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Bollards, barges and gates to protect sections of Walsall town centre against 'hostile vehicles'

Bollards, barges and gates will be installed in parts of Walsall town centre to help protect visitors and businesses from 'hostile vehicles', it has been announced.

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Park Street in Walsall town centre. Photo: Google

The 'temporary hostile vehicle mitigation (HVM) measures' are to be installed overnight next Monday and Tuesday, starting each night at 7.30pm.

Walsall Council has been working with West Midlands Police and Counter Terrorism Policing West Midlands to consider vulnerabilities in the town centre.

Martyn’s Law, also known as the Terrorism (Protection of Premises) draft bill, will seek to ensure stronger protection against terrorism in public spaces, and place new duties on local authorities with regard to addressing the threat of terrorism and implementing appropriate and proportionate mitigation measures.

Councillor Garry Perry, portfolio holder for resilient communities at Walsall Council, said: “The terror threat in Walsall is low but real, and I fully support this action to secure the town centre.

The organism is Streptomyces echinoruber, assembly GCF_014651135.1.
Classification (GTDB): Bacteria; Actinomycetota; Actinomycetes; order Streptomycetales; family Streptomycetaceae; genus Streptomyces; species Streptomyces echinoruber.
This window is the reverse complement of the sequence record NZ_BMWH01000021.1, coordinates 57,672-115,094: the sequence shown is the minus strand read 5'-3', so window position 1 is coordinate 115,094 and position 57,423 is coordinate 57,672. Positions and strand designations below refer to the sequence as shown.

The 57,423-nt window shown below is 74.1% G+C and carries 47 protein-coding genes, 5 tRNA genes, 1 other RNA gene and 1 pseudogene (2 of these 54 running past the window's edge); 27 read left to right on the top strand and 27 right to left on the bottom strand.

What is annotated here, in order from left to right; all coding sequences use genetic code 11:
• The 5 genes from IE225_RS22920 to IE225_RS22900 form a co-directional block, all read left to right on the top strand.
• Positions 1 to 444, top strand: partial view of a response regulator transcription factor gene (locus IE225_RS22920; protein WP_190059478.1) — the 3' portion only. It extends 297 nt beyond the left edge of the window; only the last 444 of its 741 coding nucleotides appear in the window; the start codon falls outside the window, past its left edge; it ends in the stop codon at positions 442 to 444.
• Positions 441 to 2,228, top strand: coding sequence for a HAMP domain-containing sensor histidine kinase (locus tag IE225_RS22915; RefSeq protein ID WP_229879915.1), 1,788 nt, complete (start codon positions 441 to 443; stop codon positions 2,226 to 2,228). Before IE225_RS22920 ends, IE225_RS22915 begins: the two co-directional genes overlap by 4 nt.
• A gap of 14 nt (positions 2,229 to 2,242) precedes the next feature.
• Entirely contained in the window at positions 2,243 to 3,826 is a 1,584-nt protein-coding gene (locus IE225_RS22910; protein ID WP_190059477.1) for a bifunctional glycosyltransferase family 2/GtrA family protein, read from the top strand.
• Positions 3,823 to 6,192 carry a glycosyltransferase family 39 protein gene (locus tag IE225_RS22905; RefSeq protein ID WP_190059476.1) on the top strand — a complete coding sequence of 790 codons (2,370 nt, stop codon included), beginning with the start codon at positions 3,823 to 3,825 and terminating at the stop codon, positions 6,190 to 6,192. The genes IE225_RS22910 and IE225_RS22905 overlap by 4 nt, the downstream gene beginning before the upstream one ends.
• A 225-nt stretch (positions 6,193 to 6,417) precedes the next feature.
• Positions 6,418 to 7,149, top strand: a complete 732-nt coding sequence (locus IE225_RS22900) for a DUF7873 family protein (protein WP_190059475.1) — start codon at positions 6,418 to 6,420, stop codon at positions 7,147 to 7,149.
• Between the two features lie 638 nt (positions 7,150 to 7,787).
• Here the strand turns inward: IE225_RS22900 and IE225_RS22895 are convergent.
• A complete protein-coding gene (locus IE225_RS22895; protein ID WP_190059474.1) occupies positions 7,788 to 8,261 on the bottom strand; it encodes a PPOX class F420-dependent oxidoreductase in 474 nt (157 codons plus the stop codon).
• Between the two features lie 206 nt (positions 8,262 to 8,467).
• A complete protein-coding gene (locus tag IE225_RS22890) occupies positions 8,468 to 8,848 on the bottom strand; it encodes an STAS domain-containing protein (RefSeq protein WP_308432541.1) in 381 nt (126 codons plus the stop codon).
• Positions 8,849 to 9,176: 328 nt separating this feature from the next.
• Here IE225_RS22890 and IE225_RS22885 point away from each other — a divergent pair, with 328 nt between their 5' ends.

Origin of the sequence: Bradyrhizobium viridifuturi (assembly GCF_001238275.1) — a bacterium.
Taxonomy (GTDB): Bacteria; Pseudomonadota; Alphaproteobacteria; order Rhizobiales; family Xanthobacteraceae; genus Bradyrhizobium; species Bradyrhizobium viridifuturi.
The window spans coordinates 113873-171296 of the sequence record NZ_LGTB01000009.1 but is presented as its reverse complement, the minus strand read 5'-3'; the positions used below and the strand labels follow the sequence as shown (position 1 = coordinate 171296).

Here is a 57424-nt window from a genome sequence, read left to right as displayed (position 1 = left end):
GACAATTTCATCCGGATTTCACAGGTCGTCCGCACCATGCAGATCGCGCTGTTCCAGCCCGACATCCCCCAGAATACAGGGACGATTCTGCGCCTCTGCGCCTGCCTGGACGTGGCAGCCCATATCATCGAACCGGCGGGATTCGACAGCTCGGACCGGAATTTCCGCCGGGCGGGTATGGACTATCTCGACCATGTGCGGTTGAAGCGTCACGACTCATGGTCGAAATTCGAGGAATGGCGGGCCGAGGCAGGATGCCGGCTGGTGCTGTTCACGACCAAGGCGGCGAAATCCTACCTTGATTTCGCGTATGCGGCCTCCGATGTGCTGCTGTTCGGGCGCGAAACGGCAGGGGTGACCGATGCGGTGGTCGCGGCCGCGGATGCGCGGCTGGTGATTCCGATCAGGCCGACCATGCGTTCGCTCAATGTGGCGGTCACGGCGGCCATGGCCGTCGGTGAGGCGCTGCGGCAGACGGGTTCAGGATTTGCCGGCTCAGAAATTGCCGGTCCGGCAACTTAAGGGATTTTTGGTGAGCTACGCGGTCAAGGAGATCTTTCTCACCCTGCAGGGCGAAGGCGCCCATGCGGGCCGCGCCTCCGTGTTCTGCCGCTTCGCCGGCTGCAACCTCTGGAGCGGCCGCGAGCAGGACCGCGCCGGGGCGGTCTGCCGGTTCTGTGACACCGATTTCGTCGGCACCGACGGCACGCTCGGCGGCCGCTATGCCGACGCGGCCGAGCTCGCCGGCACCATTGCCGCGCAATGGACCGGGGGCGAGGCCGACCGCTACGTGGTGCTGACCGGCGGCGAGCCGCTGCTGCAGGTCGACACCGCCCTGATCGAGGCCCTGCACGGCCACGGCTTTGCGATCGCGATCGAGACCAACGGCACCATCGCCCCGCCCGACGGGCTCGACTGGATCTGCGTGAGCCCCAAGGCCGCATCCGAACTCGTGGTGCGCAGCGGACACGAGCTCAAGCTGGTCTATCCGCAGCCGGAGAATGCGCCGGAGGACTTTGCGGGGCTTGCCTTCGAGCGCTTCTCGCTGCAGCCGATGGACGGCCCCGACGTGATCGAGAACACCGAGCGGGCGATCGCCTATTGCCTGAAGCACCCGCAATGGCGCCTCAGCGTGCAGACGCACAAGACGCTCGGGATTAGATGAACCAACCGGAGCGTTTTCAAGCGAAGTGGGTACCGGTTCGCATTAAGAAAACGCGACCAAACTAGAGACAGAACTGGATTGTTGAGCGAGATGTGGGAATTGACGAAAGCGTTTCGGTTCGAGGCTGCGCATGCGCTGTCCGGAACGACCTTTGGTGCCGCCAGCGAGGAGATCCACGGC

"Community safety must always be a priority and anything that mitigates any potential threats posed by vehicles is to be welcomed.”

The measures are expected to be temporary and will be replaced with 'permanent, less intrusive measures' as part of the ongoing regeneration of the town centre, the council said.

More aesthetically pleasing protection is already being designed into the regeneration schemes planned for Park Street and Gallery Square.

The measures, which include bollards, barges and gates, will secure large sections of Park Street, Bradford Street, The Bridge and Digbeth Square.

Access to businesses and the market will be unaffected during those times when it is permitted by the traffic regulation order – Monday to Saturday, 5pm to 10am, and all-day Sunday.

Chief Superintendent Phil Dolby, from West Midlands Police, said: “The installation of new HVM measures in Walsall is not due to any increased threat to the town centre, however the overall threat to the UK from terrorism remains substantial.

"This is a good opportunity for us to follow advice from expert colleagues in our counter-terrorism unit, and work with Walsall Council to ensure that the town centre is safe and secure for residents and visitors.”

The council is funding the temporary hostile vehicle mitigation measures and maintenance costs with income generated by parking charges.

This income is primarily spent on the delivery of parking services, but surplus income can be invested in 'essential' transport projects such as this.